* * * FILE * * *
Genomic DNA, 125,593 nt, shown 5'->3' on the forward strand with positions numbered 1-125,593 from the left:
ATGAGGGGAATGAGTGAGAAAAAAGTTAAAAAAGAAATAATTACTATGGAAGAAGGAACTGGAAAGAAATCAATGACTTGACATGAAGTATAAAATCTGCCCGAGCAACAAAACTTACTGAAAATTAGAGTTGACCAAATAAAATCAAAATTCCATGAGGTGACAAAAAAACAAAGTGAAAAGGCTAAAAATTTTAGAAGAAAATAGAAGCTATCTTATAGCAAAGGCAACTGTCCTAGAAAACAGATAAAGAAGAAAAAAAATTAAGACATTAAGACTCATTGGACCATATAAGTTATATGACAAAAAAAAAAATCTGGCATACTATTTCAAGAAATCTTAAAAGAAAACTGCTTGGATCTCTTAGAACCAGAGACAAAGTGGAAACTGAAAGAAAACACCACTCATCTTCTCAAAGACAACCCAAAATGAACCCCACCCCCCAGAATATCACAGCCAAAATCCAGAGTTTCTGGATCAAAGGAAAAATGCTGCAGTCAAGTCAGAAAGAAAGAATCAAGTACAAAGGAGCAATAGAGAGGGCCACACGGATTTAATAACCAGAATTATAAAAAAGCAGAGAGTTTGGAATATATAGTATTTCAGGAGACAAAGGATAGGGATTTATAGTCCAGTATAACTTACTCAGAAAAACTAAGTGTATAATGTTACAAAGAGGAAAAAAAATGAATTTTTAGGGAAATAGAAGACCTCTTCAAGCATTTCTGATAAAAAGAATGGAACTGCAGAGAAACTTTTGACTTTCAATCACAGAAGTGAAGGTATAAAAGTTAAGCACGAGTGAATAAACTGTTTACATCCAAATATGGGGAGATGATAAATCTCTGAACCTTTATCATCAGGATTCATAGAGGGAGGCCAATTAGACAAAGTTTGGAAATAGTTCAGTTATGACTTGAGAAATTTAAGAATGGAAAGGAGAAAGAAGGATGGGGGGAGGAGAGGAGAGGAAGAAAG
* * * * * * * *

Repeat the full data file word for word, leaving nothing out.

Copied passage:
Genomic DNA, 125,593 nt, shown 5'->3' on the forward strand with positions numbered 1-125,593 from the left:
ATGAGGGGAATGAGTGAGAAAAAAGTTAAAAAAGAAATAATTACTATGGAAGAAGGAACTGGAAAGAAATCAATGACTTGACATGAAGTATAAAATCTGCCCGAGCAACAAAACTTACTGAAAATTAGAGTTGACCAAATAAAATCAAAATTCCATGAGGTGACAAAAAAACAAAGTGAAAAGGCTAAAAATTTTAGAAGAAAATAGAAGCTATCTTATAGCAAAGGCAACTGTCCTAGAAAACAGATAAAGAAGAAAAAAAATTAAGACATTAAGACTCATTGGACCATATAAGTTATATGACAAAAAAAAAAATCTGGCATACTATTTCAAGAAATCTTAAAAGAAAACTGCTTGGATCTCTTAGAACCAGAGACAAAGTGGAAACTGAAAGAAAACACCACTCATCTTCTCAAAGACAACCCAAAATGAACCCCACCCCCCAGAATATCACAGCCAAAATCCAGAGTTTCTGGATCAAAGGAAAAATGCTGCAGTCAAGTCAGAAAGAAAGAATCAAGTACAAAGGAGCAATAGAGAGGGCCACACGGATTTAATAACCAGAATTATAAAAAAGCAGAGAGTTTGGAATATATAGTATTTCAGGAGACAAAGGATAGGGATTTATAGTCCAGTATAACTTACTCAGAAAAACTAAGTGTATAATGTTACAAAGAGGAAAAAAAATGAATTTTTAGGGAAATAGAAGACCTCTTCAAGCATTTCTGATAAAAAGAATGGAACTGCAGAGAAACTTTTGACTTTCAATCACAGAAGTGAAGGTATAAAAGTTAAGCACGAGTGAATAAACTGTTTACATCCAAATATGGGGAGATGATAAATCTCTGAACCTTTATCATCAGGATTCATAGAGGGAGGCCAATTAGACAAAGTTTGGAAATAGTTCAGTTATGACTTGAGAAATTTAAGAATGGAAAGGAGAAAGAAGGATGGGGGGAGGAGAGGAGAGGAAGAAAG